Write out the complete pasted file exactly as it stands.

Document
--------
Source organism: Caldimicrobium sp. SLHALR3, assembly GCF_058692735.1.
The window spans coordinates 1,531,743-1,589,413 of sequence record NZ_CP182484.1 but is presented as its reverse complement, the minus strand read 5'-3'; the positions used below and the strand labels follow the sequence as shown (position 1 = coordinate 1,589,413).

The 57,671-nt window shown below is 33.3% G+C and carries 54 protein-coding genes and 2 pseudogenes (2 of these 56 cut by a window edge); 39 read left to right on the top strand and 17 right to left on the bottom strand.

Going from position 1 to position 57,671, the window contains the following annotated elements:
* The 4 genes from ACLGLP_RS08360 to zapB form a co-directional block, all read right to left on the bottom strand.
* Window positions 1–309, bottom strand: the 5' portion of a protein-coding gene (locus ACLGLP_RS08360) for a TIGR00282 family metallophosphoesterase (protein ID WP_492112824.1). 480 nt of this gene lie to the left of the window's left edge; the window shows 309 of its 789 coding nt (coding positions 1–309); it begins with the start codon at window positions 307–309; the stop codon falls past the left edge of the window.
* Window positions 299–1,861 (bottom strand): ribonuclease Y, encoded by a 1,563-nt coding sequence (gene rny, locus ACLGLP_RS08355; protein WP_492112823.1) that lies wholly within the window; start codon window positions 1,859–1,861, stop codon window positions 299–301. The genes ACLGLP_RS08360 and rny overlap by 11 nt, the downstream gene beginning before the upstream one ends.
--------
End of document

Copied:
Source organism: Caldimicrobium sp. SLHALR3, assembly GCF_058692735.1.
The window spans coordinates 1,531,743-1,589,413 of sequence record NZ_CP182484.1 but is presented as its reverse complement, the minus strand read 5'-3'; the positions used below and the strand labels follow the sequence as shown (position 1 = coordinate 1,589,413).

The 57,671-nt window shown below is 33.3% G+C and carries 54 protein-coding genes and 2 pseudogenes (2 of these 56 cut by a window edge); 39 read left to right on the top strand and 17 right to left on the bottom strand.

Going from position 1 to position 57,671, the window contains the following annotated elements:
* The 4 genes from ACLGLP_RS08360 to zapB form a co-directional block, all read right to left on the bottom strand.
* Window positions 1–309, bottom strand: the 5' portion of a protein-coding gene (locus ACLGLP_RS08360) for a TIGR00282 family metallophosphoesterase (protein ID WP_492112824.1). 480 nt of this gene lie to the left of the window's left edge; the window shows 309 of its 789 coding nt (coding positions 1–309); it begins with the start codon at window positions 307–309; the stop codon falls past the left edge of the window.
* Window positions 299–1,861 (bottom strand): ribonuclease Y, encoded by a 1,563-nt coding sequence (gene rny, locus ACLGLP_RS08355; protein WP_492112823.1) that lies wholly within the window; start codon window positions 1,859–1,861, stop codon window positions 299–301. The genes ACLGLP_RS08360 and rny overlap by 11 nt, the downstream gene beginning before the upstream one ends.